Arteries of the Brain

Wednesday, March 19, 2014

All the arteries of the human brain originate from the internal carotid artery and the basilar artery, which are big-caliber blood vessels that supply the cerebrum and cerebelum with vital oxygen-rich blood, which is pumped by the left ventricle of the heart.

The carotid artery (right and left) arises from the common carotid on both sides of the neck. Then, it runs deeply up into the head. At the level of the orbit (eye socket), it gives off a branch that supplies the eyeball; it is the ophthalmic artery. Then, it keeps traveling up for about 1 cm to divide into the anterior cerebral, middle cerebral, and posterior communicating arteries, which anastomose (join) the posterior cerebral artery to make up the circle of Willis in the base of the brain. The anterior, middle, and posterior cerebral arteries go up in the brain, giving off branches throughout the cerebral cortex as they go.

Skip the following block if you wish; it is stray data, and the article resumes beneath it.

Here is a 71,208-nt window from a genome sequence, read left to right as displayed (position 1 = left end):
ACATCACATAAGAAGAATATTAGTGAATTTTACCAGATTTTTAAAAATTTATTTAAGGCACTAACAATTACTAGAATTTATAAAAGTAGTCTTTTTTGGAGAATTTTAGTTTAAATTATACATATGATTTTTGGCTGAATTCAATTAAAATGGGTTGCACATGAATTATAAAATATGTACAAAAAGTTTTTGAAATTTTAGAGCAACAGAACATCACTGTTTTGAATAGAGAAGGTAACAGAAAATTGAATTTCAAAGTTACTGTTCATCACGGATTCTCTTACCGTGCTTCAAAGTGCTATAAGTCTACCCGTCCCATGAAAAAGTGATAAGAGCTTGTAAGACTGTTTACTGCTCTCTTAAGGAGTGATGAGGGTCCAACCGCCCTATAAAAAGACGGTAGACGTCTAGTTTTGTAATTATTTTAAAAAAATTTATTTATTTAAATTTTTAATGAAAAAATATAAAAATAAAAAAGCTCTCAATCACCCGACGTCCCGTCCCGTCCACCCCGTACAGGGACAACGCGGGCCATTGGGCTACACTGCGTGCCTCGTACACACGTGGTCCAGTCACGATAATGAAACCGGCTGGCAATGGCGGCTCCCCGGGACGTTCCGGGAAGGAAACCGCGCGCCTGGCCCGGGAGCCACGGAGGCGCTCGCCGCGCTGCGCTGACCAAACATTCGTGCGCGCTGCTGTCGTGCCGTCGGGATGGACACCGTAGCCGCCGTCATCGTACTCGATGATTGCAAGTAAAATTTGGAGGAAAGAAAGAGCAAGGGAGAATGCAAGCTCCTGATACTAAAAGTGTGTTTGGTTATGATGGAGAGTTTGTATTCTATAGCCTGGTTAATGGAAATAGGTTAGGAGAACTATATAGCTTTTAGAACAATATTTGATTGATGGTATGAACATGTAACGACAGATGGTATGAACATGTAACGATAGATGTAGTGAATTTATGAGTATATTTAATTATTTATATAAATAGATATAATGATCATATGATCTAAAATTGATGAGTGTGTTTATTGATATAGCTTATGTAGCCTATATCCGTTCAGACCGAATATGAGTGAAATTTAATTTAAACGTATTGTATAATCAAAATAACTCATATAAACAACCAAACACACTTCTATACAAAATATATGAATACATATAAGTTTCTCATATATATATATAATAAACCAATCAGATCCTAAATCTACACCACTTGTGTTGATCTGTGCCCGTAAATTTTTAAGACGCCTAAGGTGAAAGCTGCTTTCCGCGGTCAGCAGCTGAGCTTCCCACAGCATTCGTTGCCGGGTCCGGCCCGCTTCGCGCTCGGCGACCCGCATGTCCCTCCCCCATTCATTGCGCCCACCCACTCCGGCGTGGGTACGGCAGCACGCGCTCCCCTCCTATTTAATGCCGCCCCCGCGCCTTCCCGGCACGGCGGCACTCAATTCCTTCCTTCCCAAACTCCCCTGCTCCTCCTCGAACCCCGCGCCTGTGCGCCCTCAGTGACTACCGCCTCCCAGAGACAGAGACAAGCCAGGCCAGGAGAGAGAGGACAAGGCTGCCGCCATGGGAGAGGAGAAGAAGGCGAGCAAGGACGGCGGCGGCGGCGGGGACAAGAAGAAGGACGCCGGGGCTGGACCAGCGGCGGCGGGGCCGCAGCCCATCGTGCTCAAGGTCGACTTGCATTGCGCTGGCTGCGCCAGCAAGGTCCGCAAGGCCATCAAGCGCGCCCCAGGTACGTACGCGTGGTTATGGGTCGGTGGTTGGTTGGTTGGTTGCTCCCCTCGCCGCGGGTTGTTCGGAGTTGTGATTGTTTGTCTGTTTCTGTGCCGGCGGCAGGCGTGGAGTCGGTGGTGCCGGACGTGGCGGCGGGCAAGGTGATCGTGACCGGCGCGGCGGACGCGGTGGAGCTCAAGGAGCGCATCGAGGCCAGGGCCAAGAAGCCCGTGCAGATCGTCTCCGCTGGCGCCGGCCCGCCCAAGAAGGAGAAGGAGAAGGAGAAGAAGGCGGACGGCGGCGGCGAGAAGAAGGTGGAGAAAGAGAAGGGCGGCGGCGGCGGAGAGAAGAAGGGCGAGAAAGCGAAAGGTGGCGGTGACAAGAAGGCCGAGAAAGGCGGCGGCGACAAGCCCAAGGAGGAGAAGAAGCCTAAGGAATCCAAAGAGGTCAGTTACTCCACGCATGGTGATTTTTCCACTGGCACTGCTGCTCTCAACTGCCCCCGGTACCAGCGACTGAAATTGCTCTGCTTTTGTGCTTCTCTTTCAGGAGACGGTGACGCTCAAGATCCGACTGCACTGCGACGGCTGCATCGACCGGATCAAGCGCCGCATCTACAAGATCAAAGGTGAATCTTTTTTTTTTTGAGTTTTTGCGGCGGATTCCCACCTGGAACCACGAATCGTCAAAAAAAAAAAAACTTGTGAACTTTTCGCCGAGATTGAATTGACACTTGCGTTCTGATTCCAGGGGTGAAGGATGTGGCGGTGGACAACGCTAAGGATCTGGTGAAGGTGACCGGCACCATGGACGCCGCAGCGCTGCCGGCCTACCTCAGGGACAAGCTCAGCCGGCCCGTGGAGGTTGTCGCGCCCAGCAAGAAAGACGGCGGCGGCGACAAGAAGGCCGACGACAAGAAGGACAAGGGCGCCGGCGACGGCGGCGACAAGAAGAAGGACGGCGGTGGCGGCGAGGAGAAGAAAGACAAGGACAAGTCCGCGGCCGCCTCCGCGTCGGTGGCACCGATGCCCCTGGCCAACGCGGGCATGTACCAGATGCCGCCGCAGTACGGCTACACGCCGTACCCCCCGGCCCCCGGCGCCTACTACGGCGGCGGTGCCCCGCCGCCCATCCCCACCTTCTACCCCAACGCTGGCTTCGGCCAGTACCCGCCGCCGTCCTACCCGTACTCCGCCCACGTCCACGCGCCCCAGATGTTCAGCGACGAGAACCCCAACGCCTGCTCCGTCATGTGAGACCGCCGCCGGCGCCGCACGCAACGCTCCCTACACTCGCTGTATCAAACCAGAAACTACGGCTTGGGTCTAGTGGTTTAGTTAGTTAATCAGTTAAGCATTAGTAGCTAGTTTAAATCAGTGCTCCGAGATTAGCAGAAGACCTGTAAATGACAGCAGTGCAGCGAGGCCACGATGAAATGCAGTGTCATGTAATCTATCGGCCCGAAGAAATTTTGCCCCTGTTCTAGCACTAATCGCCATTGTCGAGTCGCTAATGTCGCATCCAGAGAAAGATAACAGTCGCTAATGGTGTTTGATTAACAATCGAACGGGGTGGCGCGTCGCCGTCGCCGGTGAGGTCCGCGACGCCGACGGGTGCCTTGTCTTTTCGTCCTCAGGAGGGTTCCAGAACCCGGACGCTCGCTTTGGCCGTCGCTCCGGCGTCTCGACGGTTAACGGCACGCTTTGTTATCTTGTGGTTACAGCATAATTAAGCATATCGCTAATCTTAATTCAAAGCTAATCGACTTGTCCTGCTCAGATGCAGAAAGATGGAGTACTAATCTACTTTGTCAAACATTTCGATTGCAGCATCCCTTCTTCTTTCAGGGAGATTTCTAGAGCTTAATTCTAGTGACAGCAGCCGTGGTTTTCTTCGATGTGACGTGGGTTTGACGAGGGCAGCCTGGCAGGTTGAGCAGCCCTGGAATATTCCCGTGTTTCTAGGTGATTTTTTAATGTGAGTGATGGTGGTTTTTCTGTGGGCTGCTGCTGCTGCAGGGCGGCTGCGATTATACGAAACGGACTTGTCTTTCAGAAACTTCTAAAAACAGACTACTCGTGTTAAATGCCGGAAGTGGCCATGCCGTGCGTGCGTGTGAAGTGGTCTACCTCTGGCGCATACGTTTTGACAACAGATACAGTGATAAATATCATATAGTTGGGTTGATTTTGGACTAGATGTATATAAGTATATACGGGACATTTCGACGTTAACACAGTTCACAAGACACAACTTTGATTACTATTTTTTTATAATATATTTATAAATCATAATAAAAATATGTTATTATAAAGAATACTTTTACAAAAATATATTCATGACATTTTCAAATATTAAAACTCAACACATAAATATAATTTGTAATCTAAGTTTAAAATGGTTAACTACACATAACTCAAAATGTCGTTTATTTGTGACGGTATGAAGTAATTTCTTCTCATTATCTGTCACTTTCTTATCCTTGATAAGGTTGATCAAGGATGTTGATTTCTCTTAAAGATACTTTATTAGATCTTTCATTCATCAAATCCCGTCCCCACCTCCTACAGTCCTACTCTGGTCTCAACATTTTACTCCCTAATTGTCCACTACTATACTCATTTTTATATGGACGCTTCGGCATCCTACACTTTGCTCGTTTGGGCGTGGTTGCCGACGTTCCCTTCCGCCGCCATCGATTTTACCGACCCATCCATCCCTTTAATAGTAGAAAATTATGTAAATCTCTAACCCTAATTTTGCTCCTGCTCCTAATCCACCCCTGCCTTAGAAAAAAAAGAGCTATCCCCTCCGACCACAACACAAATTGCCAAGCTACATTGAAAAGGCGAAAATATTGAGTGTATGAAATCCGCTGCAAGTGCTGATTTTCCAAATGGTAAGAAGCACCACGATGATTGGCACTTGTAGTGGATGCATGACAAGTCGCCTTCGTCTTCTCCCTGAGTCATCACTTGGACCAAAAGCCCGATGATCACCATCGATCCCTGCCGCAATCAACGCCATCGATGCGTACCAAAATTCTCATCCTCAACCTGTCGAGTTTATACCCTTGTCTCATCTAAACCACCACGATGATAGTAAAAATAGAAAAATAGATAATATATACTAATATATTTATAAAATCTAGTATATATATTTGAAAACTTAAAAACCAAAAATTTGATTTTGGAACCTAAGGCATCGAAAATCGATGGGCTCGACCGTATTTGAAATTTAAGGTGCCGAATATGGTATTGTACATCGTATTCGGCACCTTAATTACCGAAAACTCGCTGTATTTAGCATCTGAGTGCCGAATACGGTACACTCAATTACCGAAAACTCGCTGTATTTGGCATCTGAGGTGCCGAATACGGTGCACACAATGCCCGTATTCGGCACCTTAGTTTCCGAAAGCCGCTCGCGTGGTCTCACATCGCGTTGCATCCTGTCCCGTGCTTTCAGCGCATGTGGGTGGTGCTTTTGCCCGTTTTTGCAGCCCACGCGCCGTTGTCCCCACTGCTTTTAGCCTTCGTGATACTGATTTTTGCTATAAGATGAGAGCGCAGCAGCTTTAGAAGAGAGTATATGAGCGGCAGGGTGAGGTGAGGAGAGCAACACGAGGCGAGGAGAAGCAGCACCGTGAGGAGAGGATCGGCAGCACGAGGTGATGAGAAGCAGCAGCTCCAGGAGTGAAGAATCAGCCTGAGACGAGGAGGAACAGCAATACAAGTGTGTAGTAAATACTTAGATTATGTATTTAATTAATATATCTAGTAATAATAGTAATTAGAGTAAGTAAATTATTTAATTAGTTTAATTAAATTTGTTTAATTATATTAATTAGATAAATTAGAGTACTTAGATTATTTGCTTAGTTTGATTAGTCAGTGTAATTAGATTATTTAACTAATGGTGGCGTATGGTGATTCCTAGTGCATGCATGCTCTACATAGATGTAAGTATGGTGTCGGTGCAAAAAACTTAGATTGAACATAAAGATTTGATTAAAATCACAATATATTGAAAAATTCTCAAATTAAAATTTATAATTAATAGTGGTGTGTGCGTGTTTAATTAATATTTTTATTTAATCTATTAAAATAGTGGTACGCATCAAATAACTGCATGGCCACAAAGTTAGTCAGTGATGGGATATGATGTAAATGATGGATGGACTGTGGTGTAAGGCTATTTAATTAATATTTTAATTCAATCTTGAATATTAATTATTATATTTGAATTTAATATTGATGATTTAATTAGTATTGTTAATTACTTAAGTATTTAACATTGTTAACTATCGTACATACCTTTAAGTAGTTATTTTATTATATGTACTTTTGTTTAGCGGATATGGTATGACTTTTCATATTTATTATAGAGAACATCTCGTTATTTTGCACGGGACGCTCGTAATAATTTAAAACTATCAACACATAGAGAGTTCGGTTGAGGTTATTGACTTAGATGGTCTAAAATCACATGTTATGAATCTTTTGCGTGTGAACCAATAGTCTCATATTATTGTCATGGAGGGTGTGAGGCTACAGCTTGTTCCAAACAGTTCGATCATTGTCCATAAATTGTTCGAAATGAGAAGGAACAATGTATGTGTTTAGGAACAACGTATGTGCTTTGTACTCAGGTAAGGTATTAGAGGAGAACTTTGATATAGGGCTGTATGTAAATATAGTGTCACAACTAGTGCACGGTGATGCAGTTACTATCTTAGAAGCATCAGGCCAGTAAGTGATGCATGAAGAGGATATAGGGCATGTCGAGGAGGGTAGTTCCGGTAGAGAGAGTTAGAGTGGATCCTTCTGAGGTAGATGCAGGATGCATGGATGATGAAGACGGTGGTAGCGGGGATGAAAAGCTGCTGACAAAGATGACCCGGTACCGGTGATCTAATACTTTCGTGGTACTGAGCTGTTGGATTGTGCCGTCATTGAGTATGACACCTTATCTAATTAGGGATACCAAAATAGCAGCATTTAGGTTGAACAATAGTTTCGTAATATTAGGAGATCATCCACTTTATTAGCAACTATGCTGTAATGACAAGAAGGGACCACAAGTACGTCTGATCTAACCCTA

Meanwhile, the basilar artery arises from the anastomose of the left and right vertebral arteries, at the level of the junction of the medalla oblongota and the pons. Then, it runs up anteriorly to divide into the right and left posterior cerebral arteries, which join the circle of Willis. In its short course, the basilar artery gives off the pontine arteries, which supply the pons, and the anterior inferior and the superior cerebellar arteries, which provides the cerebellum with oxygen-rich blood.